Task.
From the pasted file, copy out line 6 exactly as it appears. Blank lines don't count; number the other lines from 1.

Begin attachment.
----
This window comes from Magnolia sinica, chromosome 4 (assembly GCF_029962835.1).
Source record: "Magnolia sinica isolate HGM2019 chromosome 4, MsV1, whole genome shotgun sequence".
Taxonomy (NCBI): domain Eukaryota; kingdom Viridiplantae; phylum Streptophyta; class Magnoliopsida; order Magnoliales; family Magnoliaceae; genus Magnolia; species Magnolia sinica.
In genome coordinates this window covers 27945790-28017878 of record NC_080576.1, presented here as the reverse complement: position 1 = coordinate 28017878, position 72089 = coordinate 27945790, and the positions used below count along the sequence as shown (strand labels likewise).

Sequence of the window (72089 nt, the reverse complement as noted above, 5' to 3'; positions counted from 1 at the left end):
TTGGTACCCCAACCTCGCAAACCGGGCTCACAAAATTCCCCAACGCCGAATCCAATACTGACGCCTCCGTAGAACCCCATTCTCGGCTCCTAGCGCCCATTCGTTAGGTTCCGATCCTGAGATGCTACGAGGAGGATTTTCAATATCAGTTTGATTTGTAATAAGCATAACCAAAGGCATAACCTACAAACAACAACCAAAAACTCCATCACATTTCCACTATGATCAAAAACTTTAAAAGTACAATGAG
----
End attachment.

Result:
TTGGTACCCCAACCTCGCAAACCGGGCTCACAAAATTCCCCAACGCCGAATCCAATACTGACGCCTCCGTAGAACCCCATTCTCGGCTCCTAGCGCCCATTCGTTAGGTTCCGATCCTGAGATGCTACGAGGAGGATTTTCAATATCAGTTTGATTTGTAATAAGCATAACCAAAGGCATAACCTACAAACAACAACCAAAAACTCCATCACATTTCCACTATGATCAAAAACTTTAAAAGTACAATGAG